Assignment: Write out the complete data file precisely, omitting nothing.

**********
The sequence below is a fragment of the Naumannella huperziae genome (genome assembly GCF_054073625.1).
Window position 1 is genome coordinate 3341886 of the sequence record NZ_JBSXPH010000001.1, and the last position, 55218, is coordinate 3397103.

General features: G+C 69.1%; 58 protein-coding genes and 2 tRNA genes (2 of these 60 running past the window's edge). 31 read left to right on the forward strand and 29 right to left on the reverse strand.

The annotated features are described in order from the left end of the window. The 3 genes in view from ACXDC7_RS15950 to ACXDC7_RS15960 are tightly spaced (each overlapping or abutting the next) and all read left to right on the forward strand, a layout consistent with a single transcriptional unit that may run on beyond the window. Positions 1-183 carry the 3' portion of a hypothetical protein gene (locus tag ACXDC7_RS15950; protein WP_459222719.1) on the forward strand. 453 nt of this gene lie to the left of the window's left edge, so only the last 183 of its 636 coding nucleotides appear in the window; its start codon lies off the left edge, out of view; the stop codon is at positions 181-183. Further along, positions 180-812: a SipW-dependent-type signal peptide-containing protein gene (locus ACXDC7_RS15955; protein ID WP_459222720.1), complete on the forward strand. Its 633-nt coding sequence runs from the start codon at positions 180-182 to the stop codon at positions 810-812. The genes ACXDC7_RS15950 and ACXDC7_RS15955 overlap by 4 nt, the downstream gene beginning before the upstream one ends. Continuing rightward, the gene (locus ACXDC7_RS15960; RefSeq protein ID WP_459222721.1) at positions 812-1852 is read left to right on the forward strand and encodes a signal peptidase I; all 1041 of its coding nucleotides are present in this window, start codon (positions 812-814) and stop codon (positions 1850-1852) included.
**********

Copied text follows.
The sequence below is a fragment of the Naumannella huperziae genome (genome assembly GCF_054073625.1).
Window position 1 is genome coordinate 3341886 of the sequence record NZ_JBSXPH010000001.1, and the last position, 55218, is coordinate 3397103.

General features: G+C 69.1%; 58 protein-coding genes and 2 tRNA genes (2 of these 60 running past the window's edge). 31 read left to right on the forward strand and 29 right to left on the reverse strand.

The annotated features are described in order from the left end of the window. The 3 genes in view from ACXDC7_RS15950 to ACXDC7_RS15960 are tightly spaced (each overlapping or abutting the next) and all read left to right on the forward strand, a layout consistent with a single transcriptional unit that may run on beyond the window. Positions 1-183 carry the 3' portion of a hypothetical protein gene (locus tag ACXDC7_RS15950; protein WP_459222719.1) on the forward strand. 453 nt of this gene lie to the left of the window's left edge, so only the last 183 of its 636 coding nucleotides appear in the window; its start codon lies off the left edge, out of view; the stop codon is at positions 181-183. Further along, positions 180-812: a SipW-dependent-type signal peptide-containing protein gene (locus ACXDC7_RS15955; protein ID WP_459222720.1), complete on the forward strand. Its 633-nt coding sequence runs from the start codon at positions 180-182 to the stop codon at positions 810-812. The genes ACXDC7_RS15950 and ACXDC7_RS15955 overlap by 4 nt, the downstream gene beginning before the upstream one ends. Continuing rightward, the gene (locus ACXDC7_RS15960; RefSeq protein ID WP_459222721.1) at positions 812-1852 is read left to right on the forward strand and encodes a signal peptidase I; all 1041 of its coding nucleotides are present in this window, start codon (positions 812-814) and stop codon (positions 1850-1852) included.